Oh, sleep. For many college students, it seems to be a fleeting dream. Between classes, studying, problem sets, papers, rehearsals, meetings, and eating, sleep simply doesn’t fit into our schedules that well. I was talking to one of my best friends the other day, who had a chemistry midterm at 7 a.m. that morning, and she told me that, though she had only gotten five hours of sleep beforehand, after her two-hour exam, she promptly fell back asleep again for three hours. This demonstrates the haphazard sleeping schedule of the college student quite well. She found it funny that she had indeed gotten eight hours of sleep that night; it was just as though she had woken up in the middle of the night and took a two-hour chem exam.
Not only is it harder and harder for students to get enough sleep as exam season rolls in, but more and more of us are getting stress-induced insomnia, which cuts down on our sleep time tremendously. Plus, dorms aren’t always the best sleep environment–anyone ever have a roommate who stayed up later than you with the lights on, studying or talking to a friend? Makes it difficult to sleep, right?
Indeed, college students are ranked towards the top of the list in terms of sleep-deprivation, most likely due to our irregular sleep patterns. In fact, only 11 percent of college students report having good sleep on a regular basis. Plus, most college students will get a diminished amount of not-so-good sleep during the week and then completely change their sleep patterns over the weekend, “catching up” on the sleep they lost over the week. This messes with the circadian rhythm, making it even harder for you to get a “good” sleep the next night. What is so detrimental about college sleep patterns is that approximately eight hours of good sleep is particularly important for students, because both deep sleep (which takes place early in the night) and dream sleep (later in the night) are required for learning. Sleep-deprivation and changing sleep patterns also lead to a weakened immune system, depression, anxiety and irritability–in addition to taking a toll on your studies.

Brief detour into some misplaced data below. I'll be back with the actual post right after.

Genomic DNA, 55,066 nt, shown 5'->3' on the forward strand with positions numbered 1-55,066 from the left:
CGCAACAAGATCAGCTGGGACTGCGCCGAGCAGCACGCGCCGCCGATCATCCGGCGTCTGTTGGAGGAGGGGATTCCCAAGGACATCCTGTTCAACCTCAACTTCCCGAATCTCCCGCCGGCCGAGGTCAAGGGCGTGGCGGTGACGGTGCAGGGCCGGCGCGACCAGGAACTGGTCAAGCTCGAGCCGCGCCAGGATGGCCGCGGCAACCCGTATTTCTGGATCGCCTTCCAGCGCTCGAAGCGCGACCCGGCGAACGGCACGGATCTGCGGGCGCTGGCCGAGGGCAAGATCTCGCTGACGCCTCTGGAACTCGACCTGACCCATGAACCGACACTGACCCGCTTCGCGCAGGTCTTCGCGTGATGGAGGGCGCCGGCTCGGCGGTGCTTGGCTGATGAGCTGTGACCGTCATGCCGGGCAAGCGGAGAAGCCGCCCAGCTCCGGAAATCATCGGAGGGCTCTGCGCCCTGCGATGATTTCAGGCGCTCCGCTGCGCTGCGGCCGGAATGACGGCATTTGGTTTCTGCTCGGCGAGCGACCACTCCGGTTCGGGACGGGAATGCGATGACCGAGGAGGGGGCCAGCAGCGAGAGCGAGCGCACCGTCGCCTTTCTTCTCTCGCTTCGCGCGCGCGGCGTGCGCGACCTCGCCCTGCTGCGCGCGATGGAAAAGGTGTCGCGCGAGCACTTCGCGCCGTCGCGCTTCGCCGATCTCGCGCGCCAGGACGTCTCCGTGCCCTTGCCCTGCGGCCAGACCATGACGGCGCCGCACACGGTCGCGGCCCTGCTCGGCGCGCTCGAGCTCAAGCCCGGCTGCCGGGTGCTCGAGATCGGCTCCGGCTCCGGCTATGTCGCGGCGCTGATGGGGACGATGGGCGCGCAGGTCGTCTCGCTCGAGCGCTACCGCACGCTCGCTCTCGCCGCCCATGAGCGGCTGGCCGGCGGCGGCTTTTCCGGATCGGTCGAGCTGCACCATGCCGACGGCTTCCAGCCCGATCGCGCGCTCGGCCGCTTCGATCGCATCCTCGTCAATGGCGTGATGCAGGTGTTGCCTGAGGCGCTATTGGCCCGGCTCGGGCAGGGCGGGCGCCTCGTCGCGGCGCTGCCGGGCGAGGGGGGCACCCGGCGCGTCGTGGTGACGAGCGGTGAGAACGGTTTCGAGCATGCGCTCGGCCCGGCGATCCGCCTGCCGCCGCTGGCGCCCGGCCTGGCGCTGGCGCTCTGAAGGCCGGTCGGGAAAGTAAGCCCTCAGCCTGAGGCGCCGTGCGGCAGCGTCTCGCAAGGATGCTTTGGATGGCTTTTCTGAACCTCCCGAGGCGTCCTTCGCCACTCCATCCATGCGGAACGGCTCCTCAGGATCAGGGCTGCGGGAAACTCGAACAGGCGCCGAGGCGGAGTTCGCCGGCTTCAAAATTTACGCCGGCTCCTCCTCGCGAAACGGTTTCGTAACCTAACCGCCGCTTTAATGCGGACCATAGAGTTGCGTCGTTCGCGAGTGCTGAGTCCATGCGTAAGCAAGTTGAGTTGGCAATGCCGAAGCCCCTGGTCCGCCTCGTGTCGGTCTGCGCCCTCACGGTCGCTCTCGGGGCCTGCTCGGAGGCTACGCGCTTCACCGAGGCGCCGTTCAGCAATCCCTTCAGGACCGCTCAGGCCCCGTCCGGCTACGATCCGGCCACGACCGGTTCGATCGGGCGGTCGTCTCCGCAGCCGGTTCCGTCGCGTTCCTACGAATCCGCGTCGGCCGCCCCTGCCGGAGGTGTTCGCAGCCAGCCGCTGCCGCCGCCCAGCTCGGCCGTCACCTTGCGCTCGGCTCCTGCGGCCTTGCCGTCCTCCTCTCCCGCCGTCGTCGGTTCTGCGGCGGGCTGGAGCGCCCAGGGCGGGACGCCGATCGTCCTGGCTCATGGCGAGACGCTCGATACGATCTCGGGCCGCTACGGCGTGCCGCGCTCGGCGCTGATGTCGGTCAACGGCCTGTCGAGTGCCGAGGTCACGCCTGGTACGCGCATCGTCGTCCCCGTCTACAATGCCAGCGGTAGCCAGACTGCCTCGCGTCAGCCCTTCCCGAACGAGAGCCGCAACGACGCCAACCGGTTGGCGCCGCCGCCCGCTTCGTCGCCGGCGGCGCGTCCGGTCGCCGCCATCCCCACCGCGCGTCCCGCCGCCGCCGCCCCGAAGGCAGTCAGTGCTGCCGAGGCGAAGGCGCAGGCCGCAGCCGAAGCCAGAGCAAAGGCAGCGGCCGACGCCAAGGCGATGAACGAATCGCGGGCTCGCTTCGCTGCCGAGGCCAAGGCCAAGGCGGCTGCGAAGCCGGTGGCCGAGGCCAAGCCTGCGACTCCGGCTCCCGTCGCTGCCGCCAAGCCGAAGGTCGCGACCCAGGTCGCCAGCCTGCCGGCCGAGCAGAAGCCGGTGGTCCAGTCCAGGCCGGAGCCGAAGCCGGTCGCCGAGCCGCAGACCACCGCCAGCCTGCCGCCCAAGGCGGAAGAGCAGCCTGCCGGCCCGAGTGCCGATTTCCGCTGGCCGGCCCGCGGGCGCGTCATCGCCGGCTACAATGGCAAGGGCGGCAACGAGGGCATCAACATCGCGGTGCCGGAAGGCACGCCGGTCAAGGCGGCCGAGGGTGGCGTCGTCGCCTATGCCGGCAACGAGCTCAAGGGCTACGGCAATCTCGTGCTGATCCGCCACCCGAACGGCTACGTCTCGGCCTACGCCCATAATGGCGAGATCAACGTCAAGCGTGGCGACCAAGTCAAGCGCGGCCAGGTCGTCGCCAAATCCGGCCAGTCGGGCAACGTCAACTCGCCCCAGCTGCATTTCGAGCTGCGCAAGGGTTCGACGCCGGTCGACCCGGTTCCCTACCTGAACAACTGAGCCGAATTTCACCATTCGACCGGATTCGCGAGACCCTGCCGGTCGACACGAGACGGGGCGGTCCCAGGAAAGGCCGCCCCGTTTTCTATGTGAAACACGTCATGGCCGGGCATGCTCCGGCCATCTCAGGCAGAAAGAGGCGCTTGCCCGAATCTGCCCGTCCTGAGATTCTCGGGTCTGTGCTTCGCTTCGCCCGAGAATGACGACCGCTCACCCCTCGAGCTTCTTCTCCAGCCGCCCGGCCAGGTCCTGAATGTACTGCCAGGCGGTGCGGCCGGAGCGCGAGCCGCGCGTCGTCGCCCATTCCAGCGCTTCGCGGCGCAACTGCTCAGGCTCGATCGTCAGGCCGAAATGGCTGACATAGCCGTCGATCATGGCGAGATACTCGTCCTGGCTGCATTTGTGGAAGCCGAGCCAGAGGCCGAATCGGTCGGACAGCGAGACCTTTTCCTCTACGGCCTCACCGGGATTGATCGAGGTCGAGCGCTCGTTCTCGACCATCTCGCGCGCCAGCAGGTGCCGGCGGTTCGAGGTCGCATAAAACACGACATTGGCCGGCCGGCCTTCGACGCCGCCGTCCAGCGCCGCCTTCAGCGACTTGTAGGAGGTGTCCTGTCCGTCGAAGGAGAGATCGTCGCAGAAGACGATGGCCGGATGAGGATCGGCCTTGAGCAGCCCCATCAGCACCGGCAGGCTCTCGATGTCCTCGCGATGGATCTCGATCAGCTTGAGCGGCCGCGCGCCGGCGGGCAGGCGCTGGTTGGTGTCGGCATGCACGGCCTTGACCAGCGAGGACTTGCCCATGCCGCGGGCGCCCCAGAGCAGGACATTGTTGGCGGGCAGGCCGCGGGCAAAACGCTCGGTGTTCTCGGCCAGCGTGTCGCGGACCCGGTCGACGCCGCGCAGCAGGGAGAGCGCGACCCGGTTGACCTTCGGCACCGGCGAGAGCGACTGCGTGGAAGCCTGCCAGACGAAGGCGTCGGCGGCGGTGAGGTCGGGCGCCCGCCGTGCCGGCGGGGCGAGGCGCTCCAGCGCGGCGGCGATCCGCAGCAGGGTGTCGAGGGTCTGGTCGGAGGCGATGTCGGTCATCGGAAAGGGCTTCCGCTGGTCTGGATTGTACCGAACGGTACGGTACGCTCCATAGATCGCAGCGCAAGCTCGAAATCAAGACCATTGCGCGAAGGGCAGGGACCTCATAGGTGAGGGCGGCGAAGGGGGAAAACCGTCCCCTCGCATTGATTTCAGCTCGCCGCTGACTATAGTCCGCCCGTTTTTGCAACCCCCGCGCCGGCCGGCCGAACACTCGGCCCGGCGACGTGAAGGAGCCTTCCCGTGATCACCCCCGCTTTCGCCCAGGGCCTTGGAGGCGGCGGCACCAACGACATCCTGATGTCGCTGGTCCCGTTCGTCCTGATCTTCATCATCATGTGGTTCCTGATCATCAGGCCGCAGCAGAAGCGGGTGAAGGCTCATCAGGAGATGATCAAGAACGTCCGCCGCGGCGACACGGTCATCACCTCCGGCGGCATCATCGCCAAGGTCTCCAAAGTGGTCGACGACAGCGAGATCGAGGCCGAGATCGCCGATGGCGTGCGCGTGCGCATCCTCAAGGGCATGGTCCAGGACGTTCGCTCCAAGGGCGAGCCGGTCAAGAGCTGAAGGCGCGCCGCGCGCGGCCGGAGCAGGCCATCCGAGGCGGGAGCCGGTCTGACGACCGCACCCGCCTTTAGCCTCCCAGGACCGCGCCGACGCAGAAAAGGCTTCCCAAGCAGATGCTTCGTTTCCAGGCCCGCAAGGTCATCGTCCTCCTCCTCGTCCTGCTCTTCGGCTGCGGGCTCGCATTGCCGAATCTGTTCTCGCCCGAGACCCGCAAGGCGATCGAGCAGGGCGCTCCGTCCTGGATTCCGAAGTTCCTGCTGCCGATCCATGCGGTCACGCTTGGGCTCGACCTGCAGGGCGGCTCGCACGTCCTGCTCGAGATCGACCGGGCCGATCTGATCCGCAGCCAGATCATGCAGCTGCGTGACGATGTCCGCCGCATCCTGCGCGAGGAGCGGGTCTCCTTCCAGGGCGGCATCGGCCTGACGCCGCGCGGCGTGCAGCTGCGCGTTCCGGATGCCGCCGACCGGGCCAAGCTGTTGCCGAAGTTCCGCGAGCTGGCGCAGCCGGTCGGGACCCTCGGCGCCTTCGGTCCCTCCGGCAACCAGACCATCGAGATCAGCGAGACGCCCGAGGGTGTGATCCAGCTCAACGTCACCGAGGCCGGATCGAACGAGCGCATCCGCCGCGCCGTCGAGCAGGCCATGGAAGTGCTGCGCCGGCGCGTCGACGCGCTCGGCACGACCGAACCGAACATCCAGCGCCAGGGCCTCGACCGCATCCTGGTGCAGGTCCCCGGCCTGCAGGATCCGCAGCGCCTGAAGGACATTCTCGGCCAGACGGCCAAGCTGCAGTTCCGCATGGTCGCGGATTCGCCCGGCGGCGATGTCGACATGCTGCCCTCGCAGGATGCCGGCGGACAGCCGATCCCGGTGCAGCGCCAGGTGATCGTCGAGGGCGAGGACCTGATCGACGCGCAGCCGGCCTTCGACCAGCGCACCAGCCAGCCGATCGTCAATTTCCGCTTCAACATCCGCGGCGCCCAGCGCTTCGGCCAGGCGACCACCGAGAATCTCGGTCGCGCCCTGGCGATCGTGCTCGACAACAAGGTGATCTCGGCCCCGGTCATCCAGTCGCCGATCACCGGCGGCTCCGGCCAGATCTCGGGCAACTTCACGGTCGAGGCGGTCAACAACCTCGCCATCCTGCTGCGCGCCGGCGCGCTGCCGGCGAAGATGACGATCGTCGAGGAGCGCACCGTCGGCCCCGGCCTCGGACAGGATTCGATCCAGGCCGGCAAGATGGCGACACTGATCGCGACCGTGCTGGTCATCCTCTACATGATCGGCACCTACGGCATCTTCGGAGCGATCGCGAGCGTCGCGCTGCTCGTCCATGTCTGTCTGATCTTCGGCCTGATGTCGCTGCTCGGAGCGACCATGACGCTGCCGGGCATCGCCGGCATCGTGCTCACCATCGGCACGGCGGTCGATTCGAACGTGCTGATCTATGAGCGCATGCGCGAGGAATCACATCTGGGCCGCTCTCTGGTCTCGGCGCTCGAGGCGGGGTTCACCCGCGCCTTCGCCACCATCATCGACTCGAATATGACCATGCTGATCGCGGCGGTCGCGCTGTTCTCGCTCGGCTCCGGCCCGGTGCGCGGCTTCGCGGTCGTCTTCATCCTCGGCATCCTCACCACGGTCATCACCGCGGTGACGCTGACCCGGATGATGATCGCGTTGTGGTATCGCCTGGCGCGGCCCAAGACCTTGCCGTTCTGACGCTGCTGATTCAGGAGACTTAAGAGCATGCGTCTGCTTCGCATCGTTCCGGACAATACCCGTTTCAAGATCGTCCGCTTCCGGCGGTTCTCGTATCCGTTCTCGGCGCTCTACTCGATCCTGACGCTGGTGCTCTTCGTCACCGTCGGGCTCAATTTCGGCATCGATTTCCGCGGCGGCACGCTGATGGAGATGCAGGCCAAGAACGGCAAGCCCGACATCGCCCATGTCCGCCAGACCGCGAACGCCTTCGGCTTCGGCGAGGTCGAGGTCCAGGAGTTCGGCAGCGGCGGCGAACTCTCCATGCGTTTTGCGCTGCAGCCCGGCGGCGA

So, what can you do about this problem? Well, first try to set a time to go to bed every night that will ensure you eight hours of sleep. And yes, there will be time to do the rest of your work tomorrow. Sleep is more important. Second, relaxation is key to falling asleep. Rather than stressing about your week and the amount of work you have to do, write it all down in a list and then forget about it. Try reading a book for fun or listening to some classical music before going to bed, and drink a cup of herbal tea with honey. It will do wonders. Also, try not to drink caffeinated beverages in the late afternoon and evening.
I happen to have a terrible time sleeping, and my newest discovery for a sleeping aid is a sleep mask. I know, sounds ridiculous, but it works wonders! The Earth Therapeutics Mind/Body Therapy Sleep Mask is a soft, sleep-inducing mask made of non-irritable silk on the outside and cotton on the inside. No scents, no discomfort; the mask simply blocks out distracting visual stimuli and creates a splendid dream world. I love it immensely and I know this may sound strange, but it really helps me sleep better.
Note to self: Stop studying. Go to sleep.
Lily Berthold-Bond grew up in a chemical-free zone and has struggled her whole life to understand and accept this non-commercial lifestyle. Now a sophomore at Tufts University, she has embraced her green life and hopes to share its possibilities with the rest of her generation.